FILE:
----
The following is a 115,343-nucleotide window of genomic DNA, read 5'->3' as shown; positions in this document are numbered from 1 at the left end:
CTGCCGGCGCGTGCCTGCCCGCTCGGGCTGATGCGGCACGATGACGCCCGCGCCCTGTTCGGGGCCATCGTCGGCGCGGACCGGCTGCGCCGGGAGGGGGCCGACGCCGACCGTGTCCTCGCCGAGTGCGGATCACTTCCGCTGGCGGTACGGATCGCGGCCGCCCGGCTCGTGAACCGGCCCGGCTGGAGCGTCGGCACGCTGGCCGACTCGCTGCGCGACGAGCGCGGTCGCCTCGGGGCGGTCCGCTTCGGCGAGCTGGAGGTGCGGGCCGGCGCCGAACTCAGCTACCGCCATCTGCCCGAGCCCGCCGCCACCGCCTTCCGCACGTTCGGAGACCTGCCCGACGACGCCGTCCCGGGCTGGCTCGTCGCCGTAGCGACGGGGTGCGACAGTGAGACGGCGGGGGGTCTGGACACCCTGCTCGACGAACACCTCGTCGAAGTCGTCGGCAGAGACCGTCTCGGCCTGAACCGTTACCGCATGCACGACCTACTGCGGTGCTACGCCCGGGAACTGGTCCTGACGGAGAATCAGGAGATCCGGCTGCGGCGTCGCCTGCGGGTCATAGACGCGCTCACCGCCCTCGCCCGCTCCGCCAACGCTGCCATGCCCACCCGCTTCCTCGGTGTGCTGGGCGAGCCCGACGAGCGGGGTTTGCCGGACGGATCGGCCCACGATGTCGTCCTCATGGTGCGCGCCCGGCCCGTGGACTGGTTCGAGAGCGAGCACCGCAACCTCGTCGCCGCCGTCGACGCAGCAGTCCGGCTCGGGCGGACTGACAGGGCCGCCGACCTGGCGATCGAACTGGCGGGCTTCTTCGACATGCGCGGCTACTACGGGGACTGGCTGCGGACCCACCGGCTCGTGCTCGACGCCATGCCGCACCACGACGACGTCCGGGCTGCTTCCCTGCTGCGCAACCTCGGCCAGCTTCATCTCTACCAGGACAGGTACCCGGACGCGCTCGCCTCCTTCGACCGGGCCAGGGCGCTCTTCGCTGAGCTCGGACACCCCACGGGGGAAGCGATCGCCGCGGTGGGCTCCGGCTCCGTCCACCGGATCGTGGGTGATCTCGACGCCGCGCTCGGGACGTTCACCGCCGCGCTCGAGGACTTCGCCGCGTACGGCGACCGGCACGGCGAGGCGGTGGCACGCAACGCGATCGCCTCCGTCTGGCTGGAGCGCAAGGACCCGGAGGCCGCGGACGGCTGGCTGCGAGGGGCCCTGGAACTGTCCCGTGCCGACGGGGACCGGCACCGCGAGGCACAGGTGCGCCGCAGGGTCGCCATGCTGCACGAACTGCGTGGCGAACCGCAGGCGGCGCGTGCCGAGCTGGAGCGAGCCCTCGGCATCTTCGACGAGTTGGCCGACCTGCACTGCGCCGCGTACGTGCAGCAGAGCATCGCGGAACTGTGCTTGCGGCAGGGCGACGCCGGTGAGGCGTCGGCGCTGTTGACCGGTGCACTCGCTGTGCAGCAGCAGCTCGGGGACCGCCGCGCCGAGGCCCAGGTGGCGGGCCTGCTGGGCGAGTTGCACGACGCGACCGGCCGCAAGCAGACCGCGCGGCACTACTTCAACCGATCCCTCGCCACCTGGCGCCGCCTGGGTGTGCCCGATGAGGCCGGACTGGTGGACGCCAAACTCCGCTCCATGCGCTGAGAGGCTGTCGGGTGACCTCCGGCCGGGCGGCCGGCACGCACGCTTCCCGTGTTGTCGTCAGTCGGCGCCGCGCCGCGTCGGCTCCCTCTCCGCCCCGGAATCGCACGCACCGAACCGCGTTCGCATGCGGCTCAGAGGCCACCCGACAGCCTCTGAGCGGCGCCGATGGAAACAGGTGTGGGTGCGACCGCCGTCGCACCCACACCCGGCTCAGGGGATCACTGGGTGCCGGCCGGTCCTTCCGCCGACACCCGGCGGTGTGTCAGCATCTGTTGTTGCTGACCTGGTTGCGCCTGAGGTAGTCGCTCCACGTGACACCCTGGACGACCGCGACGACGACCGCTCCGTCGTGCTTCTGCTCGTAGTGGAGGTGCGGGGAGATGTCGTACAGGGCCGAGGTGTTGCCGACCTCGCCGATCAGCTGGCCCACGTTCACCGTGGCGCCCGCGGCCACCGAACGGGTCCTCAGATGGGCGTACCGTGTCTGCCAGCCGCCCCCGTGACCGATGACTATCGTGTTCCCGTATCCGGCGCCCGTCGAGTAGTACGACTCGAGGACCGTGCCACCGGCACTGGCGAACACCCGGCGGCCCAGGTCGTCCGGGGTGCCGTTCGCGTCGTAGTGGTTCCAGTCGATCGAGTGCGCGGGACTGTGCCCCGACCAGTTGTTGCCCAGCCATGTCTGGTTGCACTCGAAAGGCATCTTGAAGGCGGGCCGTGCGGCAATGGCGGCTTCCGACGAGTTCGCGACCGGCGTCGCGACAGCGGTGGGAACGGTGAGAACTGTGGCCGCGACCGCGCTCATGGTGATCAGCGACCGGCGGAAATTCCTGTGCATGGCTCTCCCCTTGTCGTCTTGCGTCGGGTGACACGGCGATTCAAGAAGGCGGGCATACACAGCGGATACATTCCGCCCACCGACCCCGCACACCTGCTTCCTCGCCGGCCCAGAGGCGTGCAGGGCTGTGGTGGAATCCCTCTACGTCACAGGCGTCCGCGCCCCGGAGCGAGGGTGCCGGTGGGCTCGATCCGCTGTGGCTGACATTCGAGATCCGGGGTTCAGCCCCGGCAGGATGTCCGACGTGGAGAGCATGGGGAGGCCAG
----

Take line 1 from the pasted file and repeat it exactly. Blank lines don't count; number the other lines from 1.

The following is a 115,343-nucleotide window of genomic DNA, read 5'->3' as shown; positions in this document are numbered from 1 at the left end: